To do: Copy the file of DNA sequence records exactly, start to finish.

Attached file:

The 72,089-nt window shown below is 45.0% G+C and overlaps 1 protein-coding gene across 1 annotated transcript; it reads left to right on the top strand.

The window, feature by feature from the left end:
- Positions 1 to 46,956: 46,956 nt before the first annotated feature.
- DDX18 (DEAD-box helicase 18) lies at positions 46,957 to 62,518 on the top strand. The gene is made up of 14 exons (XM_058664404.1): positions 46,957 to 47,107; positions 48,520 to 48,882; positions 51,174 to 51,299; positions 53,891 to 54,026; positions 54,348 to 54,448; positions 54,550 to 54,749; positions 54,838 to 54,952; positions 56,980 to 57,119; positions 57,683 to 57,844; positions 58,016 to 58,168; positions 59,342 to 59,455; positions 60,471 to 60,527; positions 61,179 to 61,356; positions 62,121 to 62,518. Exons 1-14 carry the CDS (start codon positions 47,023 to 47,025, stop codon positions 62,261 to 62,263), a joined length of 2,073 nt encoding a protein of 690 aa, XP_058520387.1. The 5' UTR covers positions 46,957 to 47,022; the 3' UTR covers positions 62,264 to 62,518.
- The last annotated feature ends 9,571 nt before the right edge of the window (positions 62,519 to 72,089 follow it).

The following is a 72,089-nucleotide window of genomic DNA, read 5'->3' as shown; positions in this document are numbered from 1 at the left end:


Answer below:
The 72,089-nt window shown below is 45.0% G+C and overlaps 1 protein-coding gene across 1 annotated transcript; it reads left to right on the top strand.

The window, feature by feature from the left end:
- Positions 1 to 46,956: 46,956 nt before the first annotated feature.
- DDX18 (DEAD-box helicase 18) lies at positions 46,957 to 62,518 on the top strand. The gene is made up of 14 exons (XM_058664404.1): positions 46,957 to 47,107; positions 48,520 to 48,882; positions 51,174 to 51,299; positions 53,891 to 54,026; positions 54,348 to 54,448; positions 54,550 to 54,749; positions 54,838 to 54,952; positions 56,980 to 57,119; positions 57,683 to 57,844; positions 58,016 to 58,168; positions 59,342 to 59,455; positions 60,471 to 60,527; positions 61,179 to 61,356; positions 62,121 to 62,518. Exons 1-14 carry the CDS (start codon positions 47,023 to 47,025, stop codon positions 62,261 to 62,263), a joined length of 2,073 nt encoding a protein of 690 aa, XP_058520387.1. The 5' UTR covers positions 46,957 to 47,022; the 3' UTR covers positions 62,264 to 62,518.
- The last annotated feature ends 9,571 nt before the right edge of the window (positions 62,519 to 72,089 follow it).

The following is a 72,089-nucleotide window of genomic DNA, read 5'->3' as shown; positions in this document are numbered from 1 at the left end: